I was now able to understand and learn in school.
It certainly was not a “cure-all” as I was still very much a loner. An outsider.
I spent the next two or three years attending speech therapy at a distant school. About twice a week, a transportation vehicle would come and pick me up at the tiny private school I attended, and took me fifteen miles away to a moderate size elementary public school where I met with my speech therapist for our one-hour sessions. Then I would board a public school bus with kids I didn’t know which took me home.
The speech therapy sessions helped, but I still spoke funny.
My accent was odd. Out-of-place.
People, kids looked at me with strange expressions.
I felt very much alone most of the time.
Imaginary friends helped me through this period, as they would throughout my life. Even as an adult, I still have imaginary friends.
Does that make me strange?
An outsider who’s not quite all there?
Hmm…yeah, I guess so.
And you know the funny part about all this?
I’m fine with it. Totally and completely.
Because I have an excuse to be strange and odd, and what’s that word that a coworker once used to describe me?
However, by the time I was eleven I’d developed a slight problem with having imaginary friends. I started to act out some of the things they wanted me to do or where they wanted me to go.
Adventures in other lands. Or, more like misadventures.
Like this one time when I was playing with my various superhero friends when one of them convinced me that I was Wonder Woman and could leap over a line of six chairs. I almost cleared them all. I ended up straddling a rocking chair and spent that evening in the ER.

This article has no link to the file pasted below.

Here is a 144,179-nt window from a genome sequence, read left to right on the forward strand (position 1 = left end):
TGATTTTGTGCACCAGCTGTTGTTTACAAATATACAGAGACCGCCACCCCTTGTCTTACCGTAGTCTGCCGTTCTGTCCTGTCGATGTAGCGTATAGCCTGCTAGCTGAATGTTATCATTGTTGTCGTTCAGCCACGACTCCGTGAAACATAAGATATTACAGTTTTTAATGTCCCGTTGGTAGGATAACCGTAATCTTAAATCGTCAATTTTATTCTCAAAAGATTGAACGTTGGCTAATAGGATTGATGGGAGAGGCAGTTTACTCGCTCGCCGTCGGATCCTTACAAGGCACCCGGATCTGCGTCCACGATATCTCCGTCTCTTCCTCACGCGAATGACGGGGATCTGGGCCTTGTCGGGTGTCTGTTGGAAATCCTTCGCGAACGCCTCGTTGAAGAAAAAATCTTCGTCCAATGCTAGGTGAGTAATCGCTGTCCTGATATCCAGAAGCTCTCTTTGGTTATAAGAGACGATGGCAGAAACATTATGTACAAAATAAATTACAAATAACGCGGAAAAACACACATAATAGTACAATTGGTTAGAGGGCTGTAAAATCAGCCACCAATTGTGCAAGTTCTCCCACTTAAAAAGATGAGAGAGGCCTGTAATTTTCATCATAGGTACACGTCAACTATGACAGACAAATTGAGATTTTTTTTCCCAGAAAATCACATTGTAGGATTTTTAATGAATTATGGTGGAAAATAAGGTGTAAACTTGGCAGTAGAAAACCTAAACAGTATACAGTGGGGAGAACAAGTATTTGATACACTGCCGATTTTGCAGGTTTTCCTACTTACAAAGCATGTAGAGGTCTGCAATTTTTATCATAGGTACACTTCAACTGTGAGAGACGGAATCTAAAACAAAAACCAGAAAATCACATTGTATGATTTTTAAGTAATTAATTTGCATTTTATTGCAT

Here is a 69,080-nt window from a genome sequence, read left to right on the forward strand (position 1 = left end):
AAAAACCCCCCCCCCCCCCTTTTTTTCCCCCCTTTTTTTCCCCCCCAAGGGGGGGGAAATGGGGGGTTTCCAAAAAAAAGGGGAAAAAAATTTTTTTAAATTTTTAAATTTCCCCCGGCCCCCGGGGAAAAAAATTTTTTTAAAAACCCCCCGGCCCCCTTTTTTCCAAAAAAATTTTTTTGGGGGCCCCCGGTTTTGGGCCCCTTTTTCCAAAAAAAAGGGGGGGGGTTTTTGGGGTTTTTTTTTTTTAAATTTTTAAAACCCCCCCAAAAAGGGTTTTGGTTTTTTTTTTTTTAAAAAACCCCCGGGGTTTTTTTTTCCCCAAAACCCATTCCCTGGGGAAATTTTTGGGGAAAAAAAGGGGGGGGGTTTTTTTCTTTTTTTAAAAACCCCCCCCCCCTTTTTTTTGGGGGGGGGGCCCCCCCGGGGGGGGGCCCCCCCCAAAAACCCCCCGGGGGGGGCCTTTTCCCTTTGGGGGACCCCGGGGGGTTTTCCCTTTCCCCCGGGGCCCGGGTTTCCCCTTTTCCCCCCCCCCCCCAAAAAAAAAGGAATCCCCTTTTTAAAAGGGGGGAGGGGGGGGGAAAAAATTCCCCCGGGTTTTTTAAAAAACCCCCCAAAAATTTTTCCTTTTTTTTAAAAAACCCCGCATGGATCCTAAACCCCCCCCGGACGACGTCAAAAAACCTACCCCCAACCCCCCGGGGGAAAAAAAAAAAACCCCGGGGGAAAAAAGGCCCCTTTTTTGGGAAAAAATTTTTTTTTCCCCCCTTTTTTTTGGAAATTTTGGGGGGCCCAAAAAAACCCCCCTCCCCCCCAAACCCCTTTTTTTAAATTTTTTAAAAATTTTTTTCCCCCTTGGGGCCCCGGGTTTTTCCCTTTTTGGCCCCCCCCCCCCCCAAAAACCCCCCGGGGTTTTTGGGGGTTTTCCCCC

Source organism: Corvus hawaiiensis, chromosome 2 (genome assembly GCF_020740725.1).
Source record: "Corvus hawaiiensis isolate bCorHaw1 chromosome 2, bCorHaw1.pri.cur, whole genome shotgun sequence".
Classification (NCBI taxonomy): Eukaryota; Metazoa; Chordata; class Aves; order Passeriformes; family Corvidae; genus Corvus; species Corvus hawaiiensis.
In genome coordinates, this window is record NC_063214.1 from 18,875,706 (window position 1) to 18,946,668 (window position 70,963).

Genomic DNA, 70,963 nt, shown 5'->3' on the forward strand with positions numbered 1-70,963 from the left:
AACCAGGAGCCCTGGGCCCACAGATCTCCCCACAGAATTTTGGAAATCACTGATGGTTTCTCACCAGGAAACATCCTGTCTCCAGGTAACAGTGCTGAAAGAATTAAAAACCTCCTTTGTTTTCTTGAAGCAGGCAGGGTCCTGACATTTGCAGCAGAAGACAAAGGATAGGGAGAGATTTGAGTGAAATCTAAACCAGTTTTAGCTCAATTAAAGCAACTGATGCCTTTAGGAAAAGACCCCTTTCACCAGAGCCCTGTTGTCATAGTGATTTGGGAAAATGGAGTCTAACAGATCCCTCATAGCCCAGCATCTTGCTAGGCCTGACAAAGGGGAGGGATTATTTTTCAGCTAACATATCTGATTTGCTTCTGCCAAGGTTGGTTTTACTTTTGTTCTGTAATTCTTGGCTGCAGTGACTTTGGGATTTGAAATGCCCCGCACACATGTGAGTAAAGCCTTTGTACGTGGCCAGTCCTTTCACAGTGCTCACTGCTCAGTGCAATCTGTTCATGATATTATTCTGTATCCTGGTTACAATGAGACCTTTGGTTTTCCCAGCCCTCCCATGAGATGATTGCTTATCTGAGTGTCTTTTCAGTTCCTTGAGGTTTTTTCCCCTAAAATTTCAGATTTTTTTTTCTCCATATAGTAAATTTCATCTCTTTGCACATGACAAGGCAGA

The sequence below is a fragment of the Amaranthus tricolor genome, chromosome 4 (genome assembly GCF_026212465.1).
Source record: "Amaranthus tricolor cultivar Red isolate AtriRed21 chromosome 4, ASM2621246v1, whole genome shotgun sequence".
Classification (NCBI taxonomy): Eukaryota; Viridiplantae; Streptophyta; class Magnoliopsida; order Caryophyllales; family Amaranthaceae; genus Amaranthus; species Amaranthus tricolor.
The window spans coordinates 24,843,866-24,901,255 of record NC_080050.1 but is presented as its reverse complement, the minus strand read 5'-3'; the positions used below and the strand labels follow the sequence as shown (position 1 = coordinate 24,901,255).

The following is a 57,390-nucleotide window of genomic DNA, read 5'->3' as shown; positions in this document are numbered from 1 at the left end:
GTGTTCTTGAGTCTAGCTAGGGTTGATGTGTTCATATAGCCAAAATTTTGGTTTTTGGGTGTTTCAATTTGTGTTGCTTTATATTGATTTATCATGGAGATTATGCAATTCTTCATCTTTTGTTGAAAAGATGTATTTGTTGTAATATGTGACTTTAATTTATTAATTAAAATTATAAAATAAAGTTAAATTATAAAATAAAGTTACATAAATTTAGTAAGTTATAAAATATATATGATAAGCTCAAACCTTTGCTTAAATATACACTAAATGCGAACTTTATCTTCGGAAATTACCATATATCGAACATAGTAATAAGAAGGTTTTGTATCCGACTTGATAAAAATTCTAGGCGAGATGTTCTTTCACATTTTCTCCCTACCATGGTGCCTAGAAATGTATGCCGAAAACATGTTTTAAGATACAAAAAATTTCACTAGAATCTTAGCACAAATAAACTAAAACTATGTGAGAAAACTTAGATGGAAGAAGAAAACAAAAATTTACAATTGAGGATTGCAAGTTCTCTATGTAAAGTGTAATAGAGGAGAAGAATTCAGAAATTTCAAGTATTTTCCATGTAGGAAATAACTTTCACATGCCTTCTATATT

When I was eleven my best friend was Melanie. She was a red-head with a fiery temper. I can’t remember what sparked the idea but she put out a challenge to see who could write the best short story. I took the challenge and wrote a story about a haunted house where a girl went in to explore and found a decapitated head in the fridge. Pretty morbid, but this particular challenge altered my life forever.
That day I learned there were other ways of participating in adventures with my imaginary friends; not to mention, much safer.
I didn’t know it at the time, but the writer within me was born.
Now that I’ve decided to write a memoir, I need to decide on a “theme” for it. Since I’ve experienced so many losses, I will do my first memoir around them.
Writing poetry has been so therapeutic in helping me deal with those losses, I’m thinking of including a number of poems in the memoir. In fact, I’m inclined to open each chapter with a poem, and then delve into details around a particular loss.